Asia Pacific Market Open Talking Points
- Canadian Dollar weakened as crude oil price fall fueled BoC rate cut bets
- British Pound weakened on Brexit uncertainty, is Theresa May done for?
- Risk of US-China trade war still an overhang for equities, Yen may gain
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Canadian Dollar Sinks with Crude Oil Despite Solid Retail Sales Data
The Canadian Dollar brushed aside solid local retail sales data, underperforming against most of its major counterparts on Wednesday. Excluding automotive, companies sold 1.7% more m/m in March versus 0.9% expected and from 0.7% in February. That was the highest since May 2018, but once you accounted for autos, those only rose 1.1% versus 1.2% anticipated. Bank of Canada rate cut bets actually increased by day-end.
Moreover, the Loonie was focused on what was going on with the decline in crude oil prices. It began with a downturn in sentiment during European hours as equities fell. The commodity brushed aside a drop in Russian oil output, which highlights its vulnerability to a decline in stocks due to its sentiment-linked vulnerability. The commodity did also accelerate its decline when US weekly oil inventories increased.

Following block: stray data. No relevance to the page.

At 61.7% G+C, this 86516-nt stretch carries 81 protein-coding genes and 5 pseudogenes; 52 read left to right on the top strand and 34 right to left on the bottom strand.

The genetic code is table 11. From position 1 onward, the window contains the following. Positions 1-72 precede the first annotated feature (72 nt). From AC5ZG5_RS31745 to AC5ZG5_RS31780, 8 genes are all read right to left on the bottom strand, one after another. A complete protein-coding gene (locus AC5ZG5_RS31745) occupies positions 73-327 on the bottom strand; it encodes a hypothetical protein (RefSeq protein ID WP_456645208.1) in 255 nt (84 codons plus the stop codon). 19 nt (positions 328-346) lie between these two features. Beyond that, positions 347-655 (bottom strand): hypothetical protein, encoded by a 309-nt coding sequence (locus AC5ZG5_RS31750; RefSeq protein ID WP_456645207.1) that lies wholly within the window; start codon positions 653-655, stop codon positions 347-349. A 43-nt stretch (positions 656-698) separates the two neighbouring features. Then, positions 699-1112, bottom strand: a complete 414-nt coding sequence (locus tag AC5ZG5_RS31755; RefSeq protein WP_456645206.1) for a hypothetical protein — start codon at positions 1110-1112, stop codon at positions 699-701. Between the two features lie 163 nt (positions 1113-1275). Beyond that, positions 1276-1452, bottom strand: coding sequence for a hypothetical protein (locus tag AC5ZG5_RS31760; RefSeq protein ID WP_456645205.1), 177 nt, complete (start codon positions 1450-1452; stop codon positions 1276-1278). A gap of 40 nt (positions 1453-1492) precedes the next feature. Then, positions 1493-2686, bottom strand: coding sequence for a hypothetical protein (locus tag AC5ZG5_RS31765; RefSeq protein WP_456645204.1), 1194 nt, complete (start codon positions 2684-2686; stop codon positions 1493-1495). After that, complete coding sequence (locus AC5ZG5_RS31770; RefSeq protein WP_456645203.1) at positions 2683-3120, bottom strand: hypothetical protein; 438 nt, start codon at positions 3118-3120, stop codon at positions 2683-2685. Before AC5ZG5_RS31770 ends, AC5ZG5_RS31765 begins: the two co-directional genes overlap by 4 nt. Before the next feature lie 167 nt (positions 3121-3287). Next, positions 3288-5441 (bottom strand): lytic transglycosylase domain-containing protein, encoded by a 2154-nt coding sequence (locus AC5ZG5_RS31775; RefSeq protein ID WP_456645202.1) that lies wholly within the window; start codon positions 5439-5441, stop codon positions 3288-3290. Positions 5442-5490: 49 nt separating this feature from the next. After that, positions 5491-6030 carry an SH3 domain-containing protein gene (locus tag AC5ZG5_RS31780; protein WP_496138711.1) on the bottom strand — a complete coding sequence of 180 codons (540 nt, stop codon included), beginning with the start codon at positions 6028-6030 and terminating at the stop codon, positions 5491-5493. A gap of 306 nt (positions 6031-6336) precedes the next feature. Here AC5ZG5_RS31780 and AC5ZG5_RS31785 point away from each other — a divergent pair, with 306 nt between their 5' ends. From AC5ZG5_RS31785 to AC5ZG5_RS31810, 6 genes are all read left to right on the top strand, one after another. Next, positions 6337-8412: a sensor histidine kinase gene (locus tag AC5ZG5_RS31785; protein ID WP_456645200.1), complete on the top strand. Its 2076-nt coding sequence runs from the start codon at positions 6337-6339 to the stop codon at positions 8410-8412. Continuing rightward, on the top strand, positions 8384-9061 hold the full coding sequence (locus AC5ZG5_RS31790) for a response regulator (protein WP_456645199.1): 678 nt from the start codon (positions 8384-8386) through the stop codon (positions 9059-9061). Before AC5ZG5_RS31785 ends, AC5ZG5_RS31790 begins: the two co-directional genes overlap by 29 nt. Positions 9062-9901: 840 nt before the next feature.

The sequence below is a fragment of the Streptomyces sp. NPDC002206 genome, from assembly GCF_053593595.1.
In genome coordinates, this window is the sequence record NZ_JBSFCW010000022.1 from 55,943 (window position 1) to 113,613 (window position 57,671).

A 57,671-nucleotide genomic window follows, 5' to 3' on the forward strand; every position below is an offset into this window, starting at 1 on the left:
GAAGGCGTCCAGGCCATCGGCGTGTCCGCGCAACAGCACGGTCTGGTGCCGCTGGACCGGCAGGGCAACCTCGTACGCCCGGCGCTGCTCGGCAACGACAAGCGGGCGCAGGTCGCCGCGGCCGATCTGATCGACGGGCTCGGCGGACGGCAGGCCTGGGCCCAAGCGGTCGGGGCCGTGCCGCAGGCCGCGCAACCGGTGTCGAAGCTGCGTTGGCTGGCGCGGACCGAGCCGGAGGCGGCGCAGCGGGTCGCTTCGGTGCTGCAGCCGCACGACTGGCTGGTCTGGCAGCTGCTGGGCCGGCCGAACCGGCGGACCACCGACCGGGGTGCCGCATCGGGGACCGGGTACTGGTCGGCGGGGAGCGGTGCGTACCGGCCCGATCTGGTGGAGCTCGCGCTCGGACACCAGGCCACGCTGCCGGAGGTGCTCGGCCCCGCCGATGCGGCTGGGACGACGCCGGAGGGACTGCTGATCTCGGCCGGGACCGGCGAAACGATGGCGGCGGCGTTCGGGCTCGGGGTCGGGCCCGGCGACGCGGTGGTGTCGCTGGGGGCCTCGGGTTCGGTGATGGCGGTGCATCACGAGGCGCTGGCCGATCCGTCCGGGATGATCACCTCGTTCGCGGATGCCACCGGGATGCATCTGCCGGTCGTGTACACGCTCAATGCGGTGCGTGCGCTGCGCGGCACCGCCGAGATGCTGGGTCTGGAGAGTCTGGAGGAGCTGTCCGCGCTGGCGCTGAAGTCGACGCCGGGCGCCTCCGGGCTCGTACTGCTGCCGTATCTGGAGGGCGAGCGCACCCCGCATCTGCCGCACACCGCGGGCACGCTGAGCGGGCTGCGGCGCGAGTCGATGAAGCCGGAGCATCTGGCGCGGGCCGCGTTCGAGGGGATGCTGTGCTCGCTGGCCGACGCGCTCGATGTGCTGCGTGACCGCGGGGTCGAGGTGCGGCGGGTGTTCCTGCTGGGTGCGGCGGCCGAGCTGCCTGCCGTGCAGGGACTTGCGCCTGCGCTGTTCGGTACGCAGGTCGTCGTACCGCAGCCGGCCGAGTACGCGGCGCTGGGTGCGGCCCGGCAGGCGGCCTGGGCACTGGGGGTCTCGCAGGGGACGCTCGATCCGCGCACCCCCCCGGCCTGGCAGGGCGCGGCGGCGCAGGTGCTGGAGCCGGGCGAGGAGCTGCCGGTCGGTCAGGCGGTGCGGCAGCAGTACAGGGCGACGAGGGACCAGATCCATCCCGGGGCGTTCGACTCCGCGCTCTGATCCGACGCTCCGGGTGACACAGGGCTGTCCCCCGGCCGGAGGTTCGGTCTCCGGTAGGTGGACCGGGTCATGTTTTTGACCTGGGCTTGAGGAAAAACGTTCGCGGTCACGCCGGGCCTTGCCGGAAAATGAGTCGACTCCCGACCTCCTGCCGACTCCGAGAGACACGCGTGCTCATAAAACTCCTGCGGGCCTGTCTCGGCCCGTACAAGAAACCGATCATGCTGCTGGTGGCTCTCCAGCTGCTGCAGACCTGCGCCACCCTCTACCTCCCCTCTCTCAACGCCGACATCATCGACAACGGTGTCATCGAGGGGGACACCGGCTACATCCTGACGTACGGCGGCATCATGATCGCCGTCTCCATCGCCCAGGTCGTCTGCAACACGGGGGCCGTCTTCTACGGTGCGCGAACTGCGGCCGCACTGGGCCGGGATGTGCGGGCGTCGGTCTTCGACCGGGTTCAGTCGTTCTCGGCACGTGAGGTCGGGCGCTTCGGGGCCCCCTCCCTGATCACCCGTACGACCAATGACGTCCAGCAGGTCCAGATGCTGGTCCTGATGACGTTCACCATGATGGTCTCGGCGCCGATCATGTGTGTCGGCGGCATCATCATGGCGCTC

CAD/JPY Versus Crude Oil Prices and Canadian Bond Yields
Chart Created in TradignView
Canadian Dollar Technical Analysis
USD/CAD finds itself wedged between support at 1.3390 and resistance just under 1.3445. The pair struggled to breakout to the upside over the past three weeks when looking at its performance around the peaks in March. A break under support exposes what could be a rising channel of support from February lows.
USD/CAD Daily Chart
Chart Created in TradingView
British Pound, Brexit, FOMC Minutes and the US Dollar
The British Pound continued to depreciate across the board in its prolonged decline since earlier this month over the future of Brexit. Over the past 24 hours, UK Prime Minister Theresa May came under increasingly more pressure to step down which risks throwing another curveball at EU-UK divorce negotiations. Meanwhile, the US Dollar traded sideways as the FOMC minutes stressed the importance of local data.
Thursday’s Asia Pacific Trading Session
S&P 500 futures are pointing narrowly lower heading into Thursday’s session following a disappointing day on Wall Street. Overnight, the US weighed blacklisting Chinese surveillance firms such as Megvii and Meiya Pico. If this risks escalating US-China trade wars after talks have reportedly been stalling, equities could be vulnerable with the anti-risk Japanese Yen in a potentially good spot to benefit from.
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— Written by Daniel Dubrovsky, Junior Currency Analyst for DailyFX.com
To contact Daniel, use the comments section below or @ddubrovskyFX on Twitter